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Charlotte’s tweets regularly appeared in my newsfeed and I have to say, some nights were brutal. Charlotte had a habit of re-tweeting (re-posting)  tweets that were sent to her by trolls who take pleasure in writing THE MOST HORRIFIC THINGS to anyone who will bite (and even those who don’t bite). These people set up fake email accounts and take pleasure in being evil, there are many of them and they need to be stopped. Charlotte used to take them on by wanting to shame them by publicly outing them for what they were, complete arseholes. The night she posted “You Win x” to the trolls was the night of her first suicide attempt. I’m sure I wasn’t the only one of her 58,000+ Twitter followers that night who wanted to call the police directly and get them to her house. Thank God someone did.

Unfortunately yesterday it was too late and whatever her demons were, they took her from a world where she was loved by many.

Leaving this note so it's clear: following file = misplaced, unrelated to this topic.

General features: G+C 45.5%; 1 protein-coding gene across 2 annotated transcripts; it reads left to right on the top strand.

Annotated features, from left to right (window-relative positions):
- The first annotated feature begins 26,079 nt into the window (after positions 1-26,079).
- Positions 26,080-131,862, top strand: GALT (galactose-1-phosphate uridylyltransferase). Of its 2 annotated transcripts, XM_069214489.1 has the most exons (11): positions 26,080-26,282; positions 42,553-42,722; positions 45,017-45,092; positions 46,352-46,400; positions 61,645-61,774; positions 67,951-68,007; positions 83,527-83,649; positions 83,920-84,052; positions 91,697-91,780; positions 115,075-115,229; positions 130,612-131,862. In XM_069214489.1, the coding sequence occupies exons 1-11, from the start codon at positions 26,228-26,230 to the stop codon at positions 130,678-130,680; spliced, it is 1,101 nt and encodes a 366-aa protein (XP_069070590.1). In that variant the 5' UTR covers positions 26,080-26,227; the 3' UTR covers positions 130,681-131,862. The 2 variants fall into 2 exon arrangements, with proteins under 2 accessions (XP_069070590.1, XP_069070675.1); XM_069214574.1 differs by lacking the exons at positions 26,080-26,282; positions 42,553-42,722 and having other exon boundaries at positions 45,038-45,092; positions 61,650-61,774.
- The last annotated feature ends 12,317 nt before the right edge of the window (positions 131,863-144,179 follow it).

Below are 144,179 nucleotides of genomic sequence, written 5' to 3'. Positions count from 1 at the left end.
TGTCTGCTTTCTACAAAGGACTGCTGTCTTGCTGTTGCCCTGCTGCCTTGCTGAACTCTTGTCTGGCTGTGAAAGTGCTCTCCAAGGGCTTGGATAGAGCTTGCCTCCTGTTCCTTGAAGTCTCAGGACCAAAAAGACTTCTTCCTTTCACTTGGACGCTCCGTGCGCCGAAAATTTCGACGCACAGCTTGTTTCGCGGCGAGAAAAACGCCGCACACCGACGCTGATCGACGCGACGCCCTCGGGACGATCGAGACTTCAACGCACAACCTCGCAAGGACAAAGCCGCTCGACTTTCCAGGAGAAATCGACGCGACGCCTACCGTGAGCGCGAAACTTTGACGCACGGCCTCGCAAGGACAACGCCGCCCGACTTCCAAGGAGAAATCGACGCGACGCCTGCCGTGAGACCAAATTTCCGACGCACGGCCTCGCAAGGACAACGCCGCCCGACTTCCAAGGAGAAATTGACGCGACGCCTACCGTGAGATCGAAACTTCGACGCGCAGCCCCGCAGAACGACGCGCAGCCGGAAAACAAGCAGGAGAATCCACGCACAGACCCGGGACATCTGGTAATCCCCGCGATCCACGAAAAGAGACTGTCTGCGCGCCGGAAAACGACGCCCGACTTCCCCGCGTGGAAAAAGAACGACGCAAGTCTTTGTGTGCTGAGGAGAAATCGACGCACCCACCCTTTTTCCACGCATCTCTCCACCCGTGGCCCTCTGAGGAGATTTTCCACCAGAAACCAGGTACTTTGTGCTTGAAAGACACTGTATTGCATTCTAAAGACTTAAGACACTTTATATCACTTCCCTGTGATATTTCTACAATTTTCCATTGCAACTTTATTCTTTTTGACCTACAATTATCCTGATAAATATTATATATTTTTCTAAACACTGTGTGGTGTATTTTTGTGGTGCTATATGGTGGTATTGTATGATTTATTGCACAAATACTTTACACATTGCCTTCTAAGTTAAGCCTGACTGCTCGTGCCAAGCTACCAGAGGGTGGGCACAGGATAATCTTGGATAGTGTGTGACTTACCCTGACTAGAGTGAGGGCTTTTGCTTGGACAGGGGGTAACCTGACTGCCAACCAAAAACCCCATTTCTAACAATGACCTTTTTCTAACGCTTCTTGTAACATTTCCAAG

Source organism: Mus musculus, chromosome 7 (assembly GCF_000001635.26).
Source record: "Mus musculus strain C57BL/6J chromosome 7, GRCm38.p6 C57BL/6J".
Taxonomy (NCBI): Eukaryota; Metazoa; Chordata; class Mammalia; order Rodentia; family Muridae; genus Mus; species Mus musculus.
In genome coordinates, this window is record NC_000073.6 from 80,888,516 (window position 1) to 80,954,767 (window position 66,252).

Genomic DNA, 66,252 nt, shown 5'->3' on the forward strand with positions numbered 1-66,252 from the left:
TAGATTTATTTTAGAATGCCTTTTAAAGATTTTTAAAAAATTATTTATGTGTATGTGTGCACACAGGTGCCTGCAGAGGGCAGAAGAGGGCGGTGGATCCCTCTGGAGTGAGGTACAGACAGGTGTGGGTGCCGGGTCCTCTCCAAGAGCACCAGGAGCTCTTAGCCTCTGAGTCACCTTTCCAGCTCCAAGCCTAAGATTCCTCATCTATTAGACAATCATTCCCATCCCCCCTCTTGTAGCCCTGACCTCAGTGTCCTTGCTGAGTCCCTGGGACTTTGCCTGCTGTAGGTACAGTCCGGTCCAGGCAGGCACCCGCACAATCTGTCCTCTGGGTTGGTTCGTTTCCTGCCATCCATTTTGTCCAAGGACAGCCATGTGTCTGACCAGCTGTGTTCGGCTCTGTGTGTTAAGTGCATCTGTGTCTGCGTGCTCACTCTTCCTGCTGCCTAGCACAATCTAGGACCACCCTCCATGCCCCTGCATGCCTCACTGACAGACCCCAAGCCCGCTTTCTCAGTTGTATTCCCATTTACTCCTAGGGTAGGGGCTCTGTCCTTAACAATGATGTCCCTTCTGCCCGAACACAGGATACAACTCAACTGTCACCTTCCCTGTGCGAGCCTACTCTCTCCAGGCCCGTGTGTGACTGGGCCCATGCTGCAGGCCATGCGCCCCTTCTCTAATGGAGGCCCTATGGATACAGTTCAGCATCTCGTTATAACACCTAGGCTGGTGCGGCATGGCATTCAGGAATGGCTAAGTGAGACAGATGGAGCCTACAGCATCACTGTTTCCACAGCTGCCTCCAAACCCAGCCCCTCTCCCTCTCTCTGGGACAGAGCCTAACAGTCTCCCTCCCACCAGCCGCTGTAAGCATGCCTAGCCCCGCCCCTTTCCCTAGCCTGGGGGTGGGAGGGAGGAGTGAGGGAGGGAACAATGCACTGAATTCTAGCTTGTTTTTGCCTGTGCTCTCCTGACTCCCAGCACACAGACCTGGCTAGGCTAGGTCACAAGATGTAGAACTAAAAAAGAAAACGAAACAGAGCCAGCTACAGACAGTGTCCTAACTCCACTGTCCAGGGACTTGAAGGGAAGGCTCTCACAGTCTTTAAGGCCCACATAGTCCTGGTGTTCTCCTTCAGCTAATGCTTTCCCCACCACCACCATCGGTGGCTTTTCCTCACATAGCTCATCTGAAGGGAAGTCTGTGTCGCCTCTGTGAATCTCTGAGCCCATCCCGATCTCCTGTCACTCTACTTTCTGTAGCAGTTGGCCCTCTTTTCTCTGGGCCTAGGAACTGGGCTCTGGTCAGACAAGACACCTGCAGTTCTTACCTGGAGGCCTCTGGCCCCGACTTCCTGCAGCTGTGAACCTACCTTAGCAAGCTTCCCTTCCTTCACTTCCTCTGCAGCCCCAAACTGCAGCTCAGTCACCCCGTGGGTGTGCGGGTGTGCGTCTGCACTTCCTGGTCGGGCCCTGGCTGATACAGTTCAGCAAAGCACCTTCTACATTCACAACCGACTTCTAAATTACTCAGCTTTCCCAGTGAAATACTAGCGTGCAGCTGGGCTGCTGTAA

With the dialogue and beautifully written memories of Charlotte being published today, I couldn’t help but wonder about the final message in all of this. Yes, we’re all shocked and saddened but we have so much to learn from Charlotte’s passing and we need to ensure we follow her lead as she was the biggest advocate for anti-bullying and in raising awareness for mental illness.

I understand that that people are today saying “if you’re worried about someone, talk to them” but I know a number of people suffering from depression from very severe to mild and each time I show concern or worry about them, the answer is “I’m fine”. When I’ve tried to reach out, they become darker and more withdrawn. When I go to a number of websites, they issue me with really helpful advice like

–       Look for signs of depression – YEP have done that
–       Listen to your friends experiences – Well, they won’t talk about it
–       Talk about what’s going on – They won’t
–       Seek Help  together – Nope, they won’t come with me